Indices Trading Strategies

0
32
Indices Trading

The majority of traders wishes to treat indices not much more different than they would any other asset class. They do not like to ponder the factors that make this asset class unique. If a trader has a better handle on features of indices, as well as attributes of indices trading, there would be every possibility of our hypothetical trader coming up with meaningful and memorable indices trading strategies

However, it would pay even more to consider reasons why the stock market has historically shown greater resilience as opposed to FX market. Stock markets – and therefore indices – have been engines of growth and vehicles of stability. Crashes and their immediate aftermaths have been abrupt, sharp and short. Each longer recovery period has aided the long term development of the Economy. 

A history of generous returns

Taking up a particular index to illustrate our points – the S&P 500, over a 20 year period. Right off the bat, we see that annually the percentage return is positive in the main, all in all, totalling up to a 6.3% gains per year on an average. Dividends are discounted here, albeit their status as a secondary gains source for stock markets. Gains average frequency is conspicuous at 61.25%. The max returns and min return rows exemplify the types of moves predominant during both bullish and bearish markets. They also make the point that, more often than not, bearish moves carry more weight than bullish moves. While there have been a minimum of four sell-offs above 11% in that 20 year period, we can discern just one conspicuous double-digit gaining month for said index. 

Past 2 decades: monthly averages 

Jan Feb Mar Apr May June
% Return -0.7% 0.0% 2.1% 1.8% 0.0% -0.5%
Gain Frequency 50% 55% 65% 75% 60% 55%
Max Return 5.0%

2013

7.0%

1996

9.7%

2000

9.4%

2009

5.3%

2009

5.4%

1999

Min Return -8.6%

2009

-11.0%

2009

-6.4%

2001

-6.1%

2002

-8.2%

2010

-8.6%

2008

 

July Aug Sep Oct Nov Dec
% Return 0.4% -1.0% -0.8% 2.2% 1.4% 1.4%
Gain Frequency 50% 55% 50% 70% 75% 75%
Max Return 7.4%

2009

6.1%

2000

8.8%

2010

10.8%

2011

7.5%

2001

6.5%

2010

Min Return -7.9%

2002

-14.6%

1996

-11.0%

2002

-16.8%

2008

-8.0%

2000

-6.0%

2002

 

When we relativise those insights with that of the Euro, the FX realm is shown to us in a very different light. If the average return over an 18year period falls short of the 6.3% seen in the leading index, the offending 1.6%average return finds an appropriate company with a diminished gains frequency. After all, an average of close to 51.9% chance the euro does gain any random month still falls short of the corresponding value of 61.25% witnessed in the S&P500. While stock markets are endowed with inherent trends, the same ate conspicuously absent in FX markets. A possible explanation could be that there are two different types of forces at simultaneous work in the FX case. The GX currency pairs always give us data moving in two different directions.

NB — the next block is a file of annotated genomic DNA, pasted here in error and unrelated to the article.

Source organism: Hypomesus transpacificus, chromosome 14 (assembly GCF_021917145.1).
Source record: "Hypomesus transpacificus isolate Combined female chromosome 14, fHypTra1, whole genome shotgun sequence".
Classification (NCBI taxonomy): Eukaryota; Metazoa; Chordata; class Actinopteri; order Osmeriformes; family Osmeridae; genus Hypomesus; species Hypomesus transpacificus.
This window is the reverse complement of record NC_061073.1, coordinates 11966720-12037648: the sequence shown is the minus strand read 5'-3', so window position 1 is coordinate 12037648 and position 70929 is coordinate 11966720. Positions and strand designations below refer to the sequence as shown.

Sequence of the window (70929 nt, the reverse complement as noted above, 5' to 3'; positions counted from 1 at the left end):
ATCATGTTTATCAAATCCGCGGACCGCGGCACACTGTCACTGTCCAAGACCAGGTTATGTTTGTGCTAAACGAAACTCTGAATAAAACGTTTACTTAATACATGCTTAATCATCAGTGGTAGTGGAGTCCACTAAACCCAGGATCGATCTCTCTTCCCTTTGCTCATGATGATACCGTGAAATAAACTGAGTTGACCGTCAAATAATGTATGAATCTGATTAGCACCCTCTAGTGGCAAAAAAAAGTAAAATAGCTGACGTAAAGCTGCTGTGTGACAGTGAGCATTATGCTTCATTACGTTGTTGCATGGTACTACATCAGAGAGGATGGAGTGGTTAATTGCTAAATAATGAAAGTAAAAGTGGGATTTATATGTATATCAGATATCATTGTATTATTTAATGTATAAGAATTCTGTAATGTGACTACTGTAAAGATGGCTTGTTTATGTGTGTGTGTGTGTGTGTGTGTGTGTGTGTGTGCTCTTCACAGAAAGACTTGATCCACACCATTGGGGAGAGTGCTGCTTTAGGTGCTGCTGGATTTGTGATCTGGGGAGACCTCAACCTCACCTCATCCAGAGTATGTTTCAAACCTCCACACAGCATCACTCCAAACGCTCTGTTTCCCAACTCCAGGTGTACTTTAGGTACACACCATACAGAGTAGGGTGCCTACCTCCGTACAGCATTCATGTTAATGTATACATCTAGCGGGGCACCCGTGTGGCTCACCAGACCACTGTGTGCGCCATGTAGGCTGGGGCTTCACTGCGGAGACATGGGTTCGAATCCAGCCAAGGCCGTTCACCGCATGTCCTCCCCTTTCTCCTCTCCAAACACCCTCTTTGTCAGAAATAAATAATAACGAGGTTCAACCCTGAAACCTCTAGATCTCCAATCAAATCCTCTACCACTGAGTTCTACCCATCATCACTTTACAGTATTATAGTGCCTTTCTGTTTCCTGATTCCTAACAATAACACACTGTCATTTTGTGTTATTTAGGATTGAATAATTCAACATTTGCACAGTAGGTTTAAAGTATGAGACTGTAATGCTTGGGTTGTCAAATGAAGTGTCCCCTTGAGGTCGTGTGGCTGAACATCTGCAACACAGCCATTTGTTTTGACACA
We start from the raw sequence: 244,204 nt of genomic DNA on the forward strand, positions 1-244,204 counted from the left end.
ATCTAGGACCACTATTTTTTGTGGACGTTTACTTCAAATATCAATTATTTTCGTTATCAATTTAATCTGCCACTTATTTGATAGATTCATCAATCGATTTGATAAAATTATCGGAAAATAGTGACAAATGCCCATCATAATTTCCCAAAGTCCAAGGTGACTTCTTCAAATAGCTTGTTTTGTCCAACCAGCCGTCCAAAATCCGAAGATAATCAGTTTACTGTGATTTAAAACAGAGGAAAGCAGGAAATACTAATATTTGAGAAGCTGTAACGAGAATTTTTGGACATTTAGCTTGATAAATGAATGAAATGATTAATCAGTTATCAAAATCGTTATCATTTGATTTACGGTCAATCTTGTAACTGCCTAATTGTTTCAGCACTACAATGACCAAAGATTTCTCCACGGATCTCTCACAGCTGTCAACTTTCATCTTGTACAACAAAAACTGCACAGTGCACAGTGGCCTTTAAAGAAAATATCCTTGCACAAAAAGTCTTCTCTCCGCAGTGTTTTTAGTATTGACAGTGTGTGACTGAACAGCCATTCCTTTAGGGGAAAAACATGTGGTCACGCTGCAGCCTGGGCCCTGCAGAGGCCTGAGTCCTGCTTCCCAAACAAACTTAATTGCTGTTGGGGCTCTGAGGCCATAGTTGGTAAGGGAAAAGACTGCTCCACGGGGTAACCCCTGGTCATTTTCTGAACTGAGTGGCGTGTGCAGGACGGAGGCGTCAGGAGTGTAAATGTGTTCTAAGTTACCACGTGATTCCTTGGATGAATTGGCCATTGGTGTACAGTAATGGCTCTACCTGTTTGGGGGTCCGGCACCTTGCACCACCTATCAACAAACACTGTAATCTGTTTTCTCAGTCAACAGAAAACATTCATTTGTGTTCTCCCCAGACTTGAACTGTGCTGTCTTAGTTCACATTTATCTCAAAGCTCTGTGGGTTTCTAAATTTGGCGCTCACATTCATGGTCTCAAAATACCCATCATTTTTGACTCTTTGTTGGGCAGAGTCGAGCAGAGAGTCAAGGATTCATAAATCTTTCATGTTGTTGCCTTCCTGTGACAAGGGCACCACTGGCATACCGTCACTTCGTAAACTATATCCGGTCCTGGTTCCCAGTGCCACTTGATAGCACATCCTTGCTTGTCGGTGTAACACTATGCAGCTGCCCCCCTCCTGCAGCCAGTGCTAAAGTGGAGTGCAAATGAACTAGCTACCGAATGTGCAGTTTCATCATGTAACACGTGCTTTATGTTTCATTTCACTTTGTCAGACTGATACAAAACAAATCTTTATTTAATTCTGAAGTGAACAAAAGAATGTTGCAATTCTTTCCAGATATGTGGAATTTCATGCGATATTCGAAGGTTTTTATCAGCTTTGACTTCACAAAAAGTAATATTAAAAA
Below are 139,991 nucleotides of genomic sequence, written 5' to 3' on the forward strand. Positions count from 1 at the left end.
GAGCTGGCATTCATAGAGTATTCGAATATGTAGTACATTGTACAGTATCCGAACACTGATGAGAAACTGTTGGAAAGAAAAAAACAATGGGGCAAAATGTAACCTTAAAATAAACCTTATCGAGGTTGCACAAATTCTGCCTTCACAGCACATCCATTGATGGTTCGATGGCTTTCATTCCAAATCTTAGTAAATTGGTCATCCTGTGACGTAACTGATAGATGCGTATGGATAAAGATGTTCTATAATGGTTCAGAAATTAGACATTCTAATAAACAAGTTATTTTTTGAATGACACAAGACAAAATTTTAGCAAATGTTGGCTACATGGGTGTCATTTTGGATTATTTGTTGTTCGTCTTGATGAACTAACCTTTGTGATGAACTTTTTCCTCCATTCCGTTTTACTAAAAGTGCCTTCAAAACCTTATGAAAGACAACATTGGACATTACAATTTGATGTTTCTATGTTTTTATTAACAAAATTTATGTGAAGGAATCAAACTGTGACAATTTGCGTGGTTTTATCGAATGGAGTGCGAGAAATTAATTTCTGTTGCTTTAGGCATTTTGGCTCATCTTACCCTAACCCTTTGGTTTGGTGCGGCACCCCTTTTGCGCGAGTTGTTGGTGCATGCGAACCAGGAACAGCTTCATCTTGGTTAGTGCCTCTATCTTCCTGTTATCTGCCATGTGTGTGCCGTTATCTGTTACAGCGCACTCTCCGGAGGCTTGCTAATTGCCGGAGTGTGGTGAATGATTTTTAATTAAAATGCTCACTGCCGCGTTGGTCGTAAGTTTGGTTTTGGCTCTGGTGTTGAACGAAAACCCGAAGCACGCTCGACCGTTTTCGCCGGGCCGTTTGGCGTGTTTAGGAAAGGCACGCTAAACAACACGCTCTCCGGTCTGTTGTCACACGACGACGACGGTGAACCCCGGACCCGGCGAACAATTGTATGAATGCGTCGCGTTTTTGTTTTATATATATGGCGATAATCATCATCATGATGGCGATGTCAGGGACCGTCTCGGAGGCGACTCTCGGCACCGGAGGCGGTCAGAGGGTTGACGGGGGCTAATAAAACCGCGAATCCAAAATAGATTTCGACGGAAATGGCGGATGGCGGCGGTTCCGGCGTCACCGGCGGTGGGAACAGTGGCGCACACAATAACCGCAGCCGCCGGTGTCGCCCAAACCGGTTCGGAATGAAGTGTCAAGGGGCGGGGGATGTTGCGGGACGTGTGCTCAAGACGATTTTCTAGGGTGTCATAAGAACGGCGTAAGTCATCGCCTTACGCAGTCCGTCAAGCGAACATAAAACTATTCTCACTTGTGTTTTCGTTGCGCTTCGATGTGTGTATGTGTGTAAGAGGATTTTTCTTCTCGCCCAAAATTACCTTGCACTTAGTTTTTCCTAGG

Past 18 months: monthly averages

Jan Feb Mar Apr May June
% Return -1.0% -0.1% 0.2% 1.0% -0.6% 0.6%
Gain Frequency 39% 56% 56% 61% 39% 61%
Max Return 2.9%

2013

2.3%

2014

4.6%

2016

4.6%

2011

7.0%

2009

6.2%

2002

Min Return -8.4%

2009

-3.8%

2013

-5.1%

2001

-4.6%

2000

-7.7%

2010

-2.4%

2003

 

July Aug Sep Oct Nov Dec
% Return 0.1% -0.2% 0.5% -0.5% 0.0% 1.5%
Gain Frequency 44% 50% 50% 50% 56% 61%
Max Return 6.7%

2010

4.2%

2001

7.5%

2010

3.5%

2001

3.8%

2004

10.1%

2006

Min Return -2.8%

2012

-5.9%

2008

-6.9%

2011

-9.8%

2008

-6.9%

2010

-4.6%

2009

 

When the investor is looking for an asset to buy and hold, the wise investor would fo for indices as the trading instrument of choice. A hyperactive trading strategy holds out two implications – uptrends are comparatively more reliable, stable, and, dare we say, long term. On the other hand, bearish moves tend to be briefer, albeit more theatrical. We cannot gainsay that the perceived profitability of the concentrated weak periods will find many adherents, even the uptrend cannot reward the angsty trader with consistent outcomes. Instead of calling tops against the odds, it would actually be more useful to deploy the bullish nature inherent in indices to trade with the said trend. 

Bullish trading strategies for indices 

It would be intuitive to posit that, since stocks tend to rocket more often they tend to plummet, a bullish trading strategy for indices is justified. Your account will grow bigger over time since reinventing dividends will bring over a compounding effect. When the stock goes ex-dividend to balance share price drop, you will get a dividend adjustment on a spread betting account. 

Nevertheless, a leveraged futures contract, an exchanged-traded fund, or a non-leveraged stock portfolio would trend a long hold more effectively, and underscoring bullish trend comes courtesy dividends, and active leveraged traders are much enamoured of the same for that reason. 

Be that as it may, if a trader were to consider a trend-following index strategy, they’d be better off looking for higher highs and higher lows supporting bullish set-ups. Taking their cue from that bullish confirmation signal, traders can ride various vehicles to wind up in the trend.